Restraint and the Future of American Power

Restraint and the Future of American Power
Soldiers of the First Armored Division at the U.S. Army Airfield in Wiesbaden, Germany, May 13, 2011 (AP photo by Michael Probst).
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This week, the story I followed most closely wasn’t a breaking news item or global development, but an important debate taking place in Washington these days over whether or not restraint should serve as the guiding framework for U.S. foreign policy.

The concept of restraint grew out of the academic school of international relations known as realism, which focuses on national interests and power dynamics as the drivers of international affairs—and the foundation on which a sound foreign policy should be based. It has historically faced off against idealism, which embraces an international order governed by norms and places values like democracy and human rights at the center of America’s foreign policy.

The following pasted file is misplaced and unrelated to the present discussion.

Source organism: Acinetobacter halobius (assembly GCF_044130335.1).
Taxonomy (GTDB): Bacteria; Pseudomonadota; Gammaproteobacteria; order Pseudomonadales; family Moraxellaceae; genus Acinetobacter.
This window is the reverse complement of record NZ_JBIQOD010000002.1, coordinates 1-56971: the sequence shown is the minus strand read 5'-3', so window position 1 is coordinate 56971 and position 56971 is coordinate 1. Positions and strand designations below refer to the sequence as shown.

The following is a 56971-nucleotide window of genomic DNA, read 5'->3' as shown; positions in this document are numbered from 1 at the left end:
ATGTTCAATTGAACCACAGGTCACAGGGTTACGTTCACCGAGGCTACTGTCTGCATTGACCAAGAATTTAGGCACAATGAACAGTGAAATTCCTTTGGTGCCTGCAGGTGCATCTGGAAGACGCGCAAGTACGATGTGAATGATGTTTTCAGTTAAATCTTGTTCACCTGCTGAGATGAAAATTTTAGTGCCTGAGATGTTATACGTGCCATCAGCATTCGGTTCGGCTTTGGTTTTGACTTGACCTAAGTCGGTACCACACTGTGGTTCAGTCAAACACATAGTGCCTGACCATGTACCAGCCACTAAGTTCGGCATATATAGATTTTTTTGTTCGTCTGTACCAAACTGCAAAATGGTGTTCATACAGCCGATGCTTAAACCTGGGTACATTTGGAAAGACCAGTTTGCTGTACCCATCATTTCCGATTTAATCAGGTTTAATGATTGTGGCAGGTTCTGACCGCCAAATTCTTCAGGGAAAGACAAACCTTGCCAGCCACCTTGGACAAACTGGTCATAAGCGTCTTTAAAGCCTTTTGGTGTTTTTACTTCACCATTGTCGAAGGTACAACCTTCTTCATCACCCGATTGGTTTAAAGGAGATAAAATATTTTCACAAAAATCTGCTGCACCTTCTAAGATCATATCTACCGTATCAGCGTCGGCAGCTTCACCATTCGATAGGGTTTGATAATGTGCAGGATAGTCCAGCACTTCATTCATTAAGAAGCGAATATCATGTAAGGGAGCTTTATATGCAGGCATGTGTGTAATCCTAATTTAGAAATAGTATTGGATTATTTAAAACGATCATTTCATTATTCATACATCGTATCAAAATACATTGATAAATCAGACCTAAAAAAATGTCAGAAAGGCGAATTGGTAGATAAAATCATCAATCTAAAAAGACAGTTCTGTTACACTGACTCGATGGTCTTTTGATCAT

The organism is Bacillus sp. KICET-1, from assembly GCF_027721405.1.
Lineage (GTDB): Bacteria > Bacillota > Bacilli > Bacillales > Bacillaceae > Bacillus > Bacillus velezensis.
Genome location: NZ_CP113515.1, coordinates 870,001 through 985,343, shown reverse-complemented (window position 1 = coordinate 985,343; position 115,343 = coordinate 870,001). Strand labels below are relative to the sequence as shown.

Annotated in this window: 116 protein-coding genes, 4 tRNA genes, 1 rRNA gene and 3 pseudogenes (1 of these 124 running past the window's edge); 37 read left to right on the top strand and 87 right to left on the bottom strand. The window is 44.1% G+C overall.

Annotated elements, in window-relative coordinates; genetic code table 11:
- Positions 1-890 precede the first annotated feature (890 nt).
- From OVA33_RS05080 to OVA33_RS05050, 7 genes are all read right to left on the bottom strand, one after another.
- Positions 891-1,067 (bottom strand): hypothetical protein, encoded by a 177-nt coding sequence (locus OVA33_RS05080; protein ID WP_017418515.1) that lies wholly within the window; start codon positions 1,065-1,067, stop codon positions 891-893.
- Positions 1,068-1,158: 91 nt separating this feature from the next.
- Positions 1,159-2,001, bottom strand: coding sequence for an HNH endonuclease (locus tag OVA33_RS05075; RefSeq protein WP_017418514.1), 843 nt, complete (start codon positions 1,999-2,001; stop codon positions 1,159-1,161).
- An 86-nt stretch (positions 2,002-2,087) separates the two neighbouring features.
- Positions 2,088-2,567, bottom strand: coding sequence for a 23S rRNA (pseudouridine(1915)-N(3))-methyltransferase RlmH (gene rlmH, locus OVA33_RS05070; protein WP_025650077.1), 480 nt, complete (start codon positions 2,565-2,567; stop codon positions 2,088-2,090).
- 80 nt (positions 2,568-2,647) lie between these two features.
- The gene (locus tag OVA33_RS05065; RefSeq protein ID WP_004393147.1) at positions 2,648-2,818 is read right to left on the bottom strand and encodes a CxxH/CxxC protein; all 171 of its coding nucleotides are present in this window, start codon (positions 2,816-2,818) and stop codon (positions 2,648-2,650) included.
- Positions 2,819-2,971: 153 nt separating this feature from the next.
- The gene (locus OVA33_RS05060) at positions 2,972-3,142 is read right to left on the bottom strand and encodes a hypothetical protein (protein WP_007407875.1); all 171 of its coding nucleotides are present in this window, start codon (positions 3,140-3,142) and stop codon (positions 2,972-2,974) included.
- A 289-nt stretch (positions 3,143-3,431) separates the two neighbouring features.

Long overshadowed—first by liberal internationalists and then by neoconservatives—in the Washington foreign policy establishment, advocates of restraint began to attract more attention in the aftermath of the disastrous U.S. invasion and occupation of Iraq. Bogged down in a war of choice, the U.S. seemed to be squandering its wealth and power, at a time when a rising China, resurgent Russia and a host of emerging middle powers signaled America’s inexorable relative decline.

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